One Reason I Love Being A Mil Spouse

I’ve noticed this occasionally for the past few months but never got around to writing anything about it.  Mil spouses are so nice and helpful!  Like, go the extra mile, I’ve never met you before, be my temporary best bud kind of helpful.  Honestly, I love that about the military community, and I love that despite all the horrible side effects of being a mil spouse (way less organized, often scatter brained/grumpy/weepy…), the Army changed me to be that kind of person too.

This woman has been coming into the library for the last few days.  I’ll call her Rose.  We chat a bit as I help her make a library card and check out her materials.  Today she started talking about her husband is in training and she’s a brand spankin’ new mil wife of only a month.  Obviously she’s new to the area and the Army and having a hubby and saying goodbye to her hubby.  I immediately felt for her.  I told her to come into the library all the time to chat if she needs to, and I’m seriously considering hooking up with her outside of the library for a lunch date.  I know she must be feeling so alone and lost in this new life she just acquired.  I could visibly see the relief on her face when I said I felt and did the same things she was.  I am in no way a pro at this life yet, and other women are still taking me under their wing because I’m far from being settled in.  I just couldn’t not help her.  I don’t know a whole lot about her, but she needs a friend.  Nobody knows this life like we do.  Nobody is going to help like we can.  You can go to all the therapy meetings in the world, but unless they’ve done this too, it’s not the same.

Look at me, people!  I’m doing it!!  Two summers ago, I was afraid to leave my house alone.  I didn’t drive and literally had panic attacks if I had to leave my house other to walk to work.  This crazy Army life is helping me connect with people and reach out and initiate relationships all on my own.  I actually called a wife from DH’s unit back today that I’d never met and we talked for 20 minutes about stuff and made plans to meet up in July.  And only had a tiny, tiny moment where I didn’t want to.  I feel like I’m Michael Jordan, and I’ve just made my millionth slam dunk.  I am amazing and capable of great things.  I love that this military life has helped developed this part of me.  I love that I can be helpful and caring and friendly to my fellow mil spouses when I want to and am not hindered by my mental illness.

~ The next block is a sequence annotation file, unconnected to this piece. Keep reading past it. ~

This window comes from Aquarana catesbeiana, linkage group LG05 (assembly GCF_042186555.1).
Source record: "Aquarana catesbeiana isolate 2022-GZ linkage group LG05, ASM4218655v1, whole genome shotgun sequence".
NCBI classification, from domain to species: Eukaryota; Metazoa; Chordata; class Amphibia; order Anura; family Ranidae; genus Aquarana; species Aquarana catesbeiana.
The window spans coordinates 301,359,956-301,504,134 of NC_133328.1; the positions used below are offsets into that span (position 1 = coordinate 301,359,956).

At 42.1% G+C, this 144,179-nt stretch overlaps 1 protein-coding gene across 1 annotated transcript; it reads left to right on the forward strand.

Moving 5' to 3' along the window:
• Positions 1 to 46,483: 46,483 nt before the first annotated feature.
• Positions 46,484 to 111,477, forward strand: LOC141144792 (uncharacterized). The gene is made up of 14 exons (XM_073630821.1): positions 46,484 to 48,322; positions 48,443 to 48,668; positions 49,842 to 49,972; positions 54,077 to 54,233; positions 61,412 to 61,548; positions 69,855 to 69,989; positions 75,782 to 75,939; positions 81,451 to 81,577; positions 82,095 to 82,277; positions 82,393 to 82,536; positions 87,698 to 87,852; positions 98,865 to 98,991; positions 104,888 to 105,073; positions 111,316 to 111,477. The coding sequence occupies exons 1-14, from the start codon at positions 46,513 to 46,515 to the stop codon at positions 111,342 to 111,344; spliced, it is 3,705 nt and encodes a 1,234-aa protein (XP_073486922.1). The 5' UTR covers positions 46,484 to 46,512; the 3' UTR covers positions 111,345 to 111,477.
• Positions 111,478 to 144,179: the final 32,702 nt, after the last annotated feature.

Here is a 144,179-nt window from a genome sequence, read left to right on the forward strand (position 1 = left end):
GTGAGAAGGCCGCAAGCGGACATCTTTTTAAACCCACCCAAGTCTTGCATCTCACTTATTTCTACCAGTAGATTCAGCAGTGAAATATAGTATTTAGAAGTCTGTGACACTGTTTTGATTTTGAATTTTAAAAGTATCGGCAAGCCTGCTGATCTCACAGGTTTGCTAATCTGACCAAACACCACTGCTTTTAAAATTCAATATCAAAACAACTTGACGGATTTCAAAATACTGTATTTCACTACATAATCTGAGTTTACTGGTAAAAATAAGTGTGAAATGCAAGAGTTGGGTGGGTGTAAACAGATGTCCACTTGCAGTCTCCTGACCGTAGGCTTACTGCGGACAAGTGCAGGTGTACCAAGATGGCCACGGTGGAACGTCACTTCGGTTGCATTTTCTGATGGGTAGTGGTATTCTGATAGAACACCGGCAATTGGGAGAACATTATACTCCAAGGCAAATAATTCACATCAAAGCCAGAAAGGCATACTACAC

One thing I don’t care for though, and I see this happen just about every time one of us opens our mouths, is this wierd competition between us.  It’s as though no PSC was horrible enough, no deployment numerous enough, no TriCare experience frustrating enough as the one we had.  We have this wierd need to top every sad story with one that’s more horrific.  And we say it almost with a note of pride in our voices.  Why?  Why are we celebrating every bad experience.  Yes, we overcome a lot in this lifestyle.  We should be proud of how strong, resilient, and adaptable we are.  But does that have to be expressed by topping and subsequently belittling the experiences of our fellow mil spouses?  Can’t we say, “I know it’s rough.  I’ve been through it too, and it doesn’t get any easier” instead of “Yeah, we’ll I’ve done four deployments with no R&Rs, delivering twins alone, while driving cross-country with a puking dog and the chicken pox.  Your predicament is nothing  compared to that”?  What does that gain us?  I know we’re all guilty of this, and it’s especially prevalent in the bloggity world.  I’ve been trying to catch myself when I leave comments.  Personally, I don’t want my newly acquired friendly awesomeness to be tainted by making newbies feel like they aren’t true mil spouse until they can PSC backwards in a snowstorm while juggling their fine china and taking their kids to soccer practice.


2 Comments (+add yours?)

  1. Wiley
    Jun 17, 2010 @ 08:15:11

    That’s so awesome that you are reaching out to this new milspouse. I am sure she is really appreciative – and you are carrying on a great tradition.

    But it would have been more impressive if you had done so while rescuing her from a zombie attack in the middle of a meteor strike while suffering from a stroke like I did 😉
    I don’t get the one-upmanship, either. Though I think part of the pride is that we do go through some pretty bad times and survive them – it’s like our stories are our own PCS/Deployment/etc campaign ribbons.


    • solwindchime
      Jun 18, 2010 @ 19:22:09

      Zombie attacks! I always forget that one!!

      I like the analogy to campaign ribbons though. We should totally rock those. Can you imagine going to the ball in your formal dress with a chest full of leaky roof, flat tire, and zombie attack ribbons? It would be awesome.


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